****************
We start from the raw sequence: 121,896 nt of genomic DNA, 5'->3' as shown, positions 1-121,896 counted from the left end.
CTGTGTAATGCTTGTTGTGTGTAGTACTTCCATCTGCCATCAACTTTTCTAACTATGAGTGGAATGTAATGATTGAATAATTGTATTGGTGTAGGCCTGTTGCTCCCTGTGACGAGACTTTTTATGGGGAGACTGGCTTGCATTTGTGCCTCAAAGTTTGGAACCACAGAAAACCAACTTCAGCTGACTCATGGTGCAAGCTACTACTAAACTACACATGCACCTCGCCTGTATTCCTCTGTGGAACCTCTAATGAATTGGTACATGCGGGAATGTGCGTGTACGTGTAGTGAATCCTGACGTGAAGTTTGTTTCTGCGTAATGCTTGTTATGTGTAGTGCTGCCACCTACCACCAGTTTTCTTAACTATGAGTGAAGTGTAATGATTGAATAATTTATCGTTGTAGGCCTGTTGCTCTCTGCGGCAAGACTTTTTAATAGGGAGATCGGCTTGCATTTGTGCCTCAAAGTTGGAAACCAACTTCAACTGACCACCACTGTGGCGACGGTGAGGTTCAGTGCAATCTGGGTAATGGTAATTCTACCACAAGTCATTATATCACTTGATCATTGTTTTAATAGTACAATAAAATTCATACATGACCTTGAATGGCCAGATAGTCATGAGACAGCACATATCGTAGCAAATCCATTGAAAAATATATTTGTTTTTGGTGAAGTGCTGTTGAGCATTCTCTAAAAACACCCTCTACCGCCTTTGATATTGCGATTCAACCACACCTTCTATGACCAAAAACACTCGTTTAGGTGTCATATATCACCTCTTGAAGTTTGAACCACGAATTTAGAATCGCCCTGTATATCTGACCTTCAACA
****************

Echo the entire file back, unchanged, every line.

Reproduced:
We start from the raw sequence: 121,896 nt of genomic DNA, 5'->3' as shown, positions 1-121,896 counted from the left end.
CTGTGTAATGCTTGTTGTGTGTAGTACTTCCATCTGCCATCAACTTTTCTAACTATGAGTGGAATGTAATGATTGAATAATTGTATTGGTGTAGGCCTGTTGCTCCCTGTGACGAGACTTTTTATGGGGAGACTGGCTTGCATTTGTGCCTCAAAGTTTGGAACCACAGAAAACCAACTTCAGCTGACTCATGGTGCAAGCTACTACTAAACTACACATGCACCTCGCCTGTATTCCTCTGTGGAACCTCTAATGAATTGGTACATGCGGGAATGTGCGTGTACGTGTAGTGAATCCTGACGTGAAGTTTGTTTCTGCGTAATGCTTGTTATGTGTAGTGCTGCCACCTACCACCAGTTTTCTTAACTATGAGTGAAGTGTAATGATTGAATAATTTATCGTTGTAGGCCTGTTGCTCTCTGCGGCAAGACTTTTTAATAGGGAGATCGGCTTGCATTTGTGCCTCAAAGTTGGAAACCAACTTCAACTGACCACCACTGTGGCGACGGTGAGGTTCAGTGCAATCTGGGTAATGGTAATTCTACCACAAGTCATTATATCACTTGATCATTGTTTTAATAGTACAATAAAATTCATACATGACCTTGAATGGCCAGATAGTCATGAGACAGCACATATCGTAGCAAATCCATTGAAAAATATATTTGTTTTTGGTGAAGTGCTGTTGAGCATTCTCTAAAAACACCCTCTACCGCCTTTGATATTGCGATTCAACCACACCTTCTATGACCAAAAACACTCGTTTAGGTGTCATATATCACCTCTTGAAGTTTGAACCACGAATTTAGAATCGCCCTGTATATCTGACCTTCAACA